I wrote about convenience the other day, and interestingly enough, it caused me to think about how inconvenience also influences creativity.
Right now I'm living in a place that was built in the 30s. It doesn't have a washer, dryer, or dishwasher, has an old gas stove that seems to be on the verge of breaking down, and a bunch of other quirks and strange nuances that makes daily efforts take a little more time and effort than most people, myself included, are used to.
And yet, that's part of the charm and the beauty of the place. It actually draws out my creativity rather than hinders it. It forces me to slow down, think differently about how to complete daily tasks, and in the process, creates time and space for me to stop and reflect.
That old gas stove, for example, helped me cook the best batch of scrambled eggs I've cooked in a long time; all because those old dials and elements forced me to focus more on what I was cooking and how I was cooking it than I would if I had a stove that worked perfectly. I dialled in, so to speak, because the inconvenience compelled me to dial in.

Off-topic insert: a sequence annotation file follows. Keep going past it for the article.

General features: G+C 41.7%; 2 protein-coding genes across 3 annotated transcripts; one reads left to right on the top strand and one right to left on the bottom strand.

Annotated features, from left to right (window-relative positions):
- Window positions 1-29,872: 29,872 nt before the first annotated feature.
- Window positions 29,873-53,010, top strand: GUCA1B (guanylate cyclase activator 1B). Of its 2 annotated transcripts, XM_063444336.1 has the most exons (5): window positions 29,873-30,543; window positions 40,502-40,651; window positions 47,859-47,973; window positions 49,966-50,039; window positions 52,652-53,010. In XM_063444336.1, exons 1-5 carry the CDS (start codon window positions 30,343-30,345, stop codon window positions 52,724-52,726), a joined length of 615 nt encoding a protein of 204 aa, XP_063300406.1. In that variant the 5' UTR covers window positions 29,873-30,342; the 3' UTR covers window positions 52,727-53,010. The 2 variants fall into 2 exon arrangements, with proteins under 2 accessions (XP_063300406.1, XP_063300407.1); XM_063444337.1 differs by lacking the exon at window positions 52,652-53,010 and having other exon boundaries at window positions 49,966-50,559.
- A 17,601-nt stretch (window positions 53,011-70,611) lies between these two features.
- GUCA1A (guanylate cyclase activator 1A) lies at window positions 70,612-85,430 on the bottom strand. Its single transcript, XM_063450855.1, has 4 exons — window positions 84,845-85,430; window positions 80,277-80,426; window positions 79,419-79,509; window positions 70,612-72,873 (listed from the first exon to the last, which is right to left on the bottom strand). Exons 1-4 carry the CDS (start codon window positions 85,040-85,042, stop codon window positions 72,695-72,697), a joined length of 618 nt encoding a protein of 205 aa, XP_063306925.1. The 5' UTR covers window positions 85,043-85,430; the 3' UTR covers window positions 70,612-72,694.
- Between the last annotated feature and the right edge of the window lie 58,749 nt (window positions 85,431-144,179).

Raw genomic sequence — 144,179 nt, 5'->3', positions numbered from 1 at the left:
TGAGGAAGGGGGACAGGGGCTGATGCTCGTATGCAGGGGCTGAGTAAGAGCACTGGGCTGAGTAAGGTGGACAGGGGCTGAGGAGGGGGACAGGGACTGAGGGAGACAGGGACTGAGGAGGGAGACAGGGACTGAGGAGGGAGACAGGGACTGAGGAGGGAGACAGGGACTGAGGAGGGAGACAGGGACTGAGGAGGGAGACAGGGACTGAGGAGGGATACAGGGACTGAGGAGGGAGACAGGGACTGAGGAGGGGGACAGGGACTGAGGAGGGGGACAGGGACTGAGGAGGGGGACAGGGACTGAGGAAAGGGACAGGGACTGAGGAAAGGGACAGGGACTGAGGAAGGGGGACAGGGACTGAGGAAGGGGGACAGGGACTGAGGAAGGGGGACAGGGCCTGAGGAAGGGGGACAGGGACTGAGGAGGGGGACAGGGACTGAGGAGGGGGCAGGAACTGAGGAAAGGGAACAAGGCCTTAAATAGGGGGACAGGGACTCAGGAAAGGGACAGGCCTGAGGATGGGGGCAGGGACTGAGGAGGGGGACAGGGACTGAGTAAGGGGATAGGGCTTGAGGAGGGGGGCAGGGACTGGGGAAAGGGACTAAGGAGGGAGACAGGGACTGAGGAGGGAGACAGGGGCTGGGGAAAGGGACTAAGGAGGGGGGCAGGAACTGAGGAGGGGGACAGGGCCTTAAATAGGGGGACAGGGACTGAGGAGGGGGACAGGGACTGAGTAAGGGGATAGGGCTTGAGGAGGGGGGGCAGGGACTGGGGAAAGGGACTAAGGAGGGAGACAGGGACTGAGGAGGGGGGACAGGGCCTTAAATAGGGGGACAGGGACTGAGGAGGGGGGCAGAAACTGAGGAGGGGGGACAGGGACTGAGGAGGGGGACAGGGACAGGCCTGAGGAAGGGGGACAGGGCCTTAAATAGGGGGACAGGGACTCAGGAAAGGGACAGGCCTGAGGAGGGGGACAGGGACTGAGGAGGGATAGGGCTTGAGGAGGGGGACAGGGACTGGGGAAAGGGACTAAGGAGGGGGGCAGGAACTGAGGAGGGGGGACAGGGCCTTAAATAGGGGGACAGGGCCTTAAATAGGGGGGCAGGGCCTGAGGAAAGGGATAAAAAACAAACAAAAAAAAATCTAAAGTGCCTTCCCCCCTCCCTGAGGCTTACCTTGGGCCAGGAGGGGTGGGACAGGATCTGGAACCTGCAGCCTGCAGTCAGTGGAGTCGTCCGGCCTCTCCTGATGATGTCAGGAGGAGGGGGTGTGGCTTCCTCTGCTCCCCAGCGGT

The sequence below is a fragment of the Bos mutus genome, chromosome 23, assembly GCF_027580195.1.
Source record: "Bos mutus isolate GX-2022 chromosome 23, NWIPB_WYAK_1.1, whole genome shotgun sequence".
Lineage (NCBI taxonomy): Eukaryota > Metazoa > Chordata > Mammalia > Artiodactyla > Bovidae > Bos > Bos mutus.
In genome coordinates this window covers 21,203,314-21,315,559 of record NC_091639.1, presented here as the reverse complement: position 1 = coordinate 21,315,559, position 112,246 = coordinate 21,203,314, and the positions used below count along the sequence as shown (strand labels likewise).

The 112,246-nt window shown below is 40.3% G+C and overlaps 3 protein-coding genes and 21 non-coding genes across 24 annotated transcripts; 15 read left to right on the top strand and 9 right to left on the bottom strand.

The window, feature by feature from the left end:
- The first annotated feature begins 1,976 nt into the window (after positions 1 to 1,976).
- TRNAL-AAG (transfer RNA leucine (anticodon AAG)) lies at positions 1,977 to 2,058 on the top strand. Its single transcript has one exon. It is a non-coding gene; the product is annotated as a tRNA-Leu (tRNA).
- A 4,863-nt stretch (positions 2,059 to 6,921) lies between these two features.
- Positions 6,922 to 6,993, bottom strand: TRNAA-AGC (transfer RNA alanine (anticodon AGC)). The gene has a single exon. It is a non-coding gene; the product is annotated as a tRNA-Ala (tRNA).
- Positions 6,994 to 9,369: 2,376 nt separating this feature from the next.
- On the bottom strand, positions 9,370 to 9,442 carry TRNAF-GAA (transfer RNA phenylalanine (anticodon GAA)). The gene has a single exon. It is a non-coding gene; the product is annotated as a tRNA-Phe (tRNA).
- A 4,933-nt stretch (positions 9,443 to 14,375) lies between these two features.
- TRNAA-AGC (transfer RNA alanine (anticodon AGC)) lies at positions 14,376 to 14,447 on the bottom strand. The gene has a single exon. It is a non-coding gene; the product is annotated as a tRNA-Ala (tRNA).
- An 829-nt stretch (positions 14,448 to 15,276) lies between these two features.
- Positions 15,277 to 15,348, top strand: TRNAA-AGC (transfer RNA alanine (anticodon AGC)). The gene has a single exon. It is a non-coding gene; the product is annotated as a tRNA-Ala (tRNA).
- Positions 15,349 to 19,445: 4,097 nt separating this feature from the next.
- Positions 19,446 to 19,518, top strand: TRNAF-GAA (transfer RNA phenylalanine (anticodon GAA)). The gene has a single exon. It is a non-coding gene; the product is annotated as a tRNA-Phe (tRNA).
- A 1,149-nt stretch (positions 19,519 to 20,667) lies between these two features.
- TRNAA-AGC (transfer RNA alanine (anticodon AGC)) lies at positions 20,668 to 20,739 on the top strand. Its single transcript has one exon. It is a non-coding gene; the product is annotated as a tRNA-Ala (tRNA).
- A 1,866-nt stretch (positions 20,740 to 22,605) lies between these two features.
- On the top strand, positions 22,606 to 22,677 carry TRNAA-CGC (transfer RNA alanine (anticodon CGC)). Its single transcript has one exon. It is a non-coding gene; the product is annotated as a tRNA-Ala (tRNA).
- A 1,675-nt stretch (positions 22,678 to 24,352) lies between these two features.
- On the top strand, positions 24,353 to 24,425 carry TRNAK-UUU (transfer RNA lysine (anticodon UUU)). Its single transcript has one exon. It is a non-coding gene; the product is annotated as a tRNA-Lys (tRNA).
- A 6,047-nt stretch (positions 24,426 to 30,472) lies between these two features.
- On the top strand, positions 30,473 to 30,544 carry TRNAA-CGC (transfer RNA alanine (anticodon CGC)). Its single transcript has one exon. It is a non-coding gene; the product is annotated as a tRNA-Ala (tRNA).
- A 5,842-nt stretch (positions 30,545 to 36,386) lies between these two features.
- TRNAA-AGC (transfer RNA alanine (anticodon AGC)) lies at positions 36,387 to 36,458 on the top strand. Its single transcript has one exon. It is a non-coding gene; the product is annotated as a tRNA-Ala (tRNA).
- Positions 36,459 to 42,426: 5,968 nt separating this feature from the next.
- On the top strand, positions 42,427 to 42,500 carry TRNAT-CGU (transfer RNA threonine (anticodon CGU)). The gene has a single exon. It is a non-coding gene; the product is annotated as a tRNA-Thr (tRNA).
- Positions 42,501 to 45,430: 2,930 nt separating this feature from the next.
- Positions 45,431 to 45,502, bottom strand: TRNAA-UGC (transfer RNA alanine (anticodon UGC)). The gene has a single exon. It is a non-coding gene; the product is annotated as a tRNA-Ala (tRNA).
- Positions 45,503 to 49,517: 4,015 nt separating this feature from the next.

Most of the time we look for the fastest way to get our work done because we think that's the way we'll be most productive. But productivity isn't always about being fast or getting lots of things done. It's often more about being intentional and getting the right things done. The little quirks and the inconveniences in my home might initially seem to be a bother, but after a closer look and some time, you can see that they actually make life and creativity better.
When everything comes easy, you aren't as motivated to reflect and innovate. But when things become a bit inconvenient you're motivated to innovate because you're compelled to stop and ask: what's the best way to get this done? And as you work, you have time and space to reflect—which is always great for a creative mind to have happen.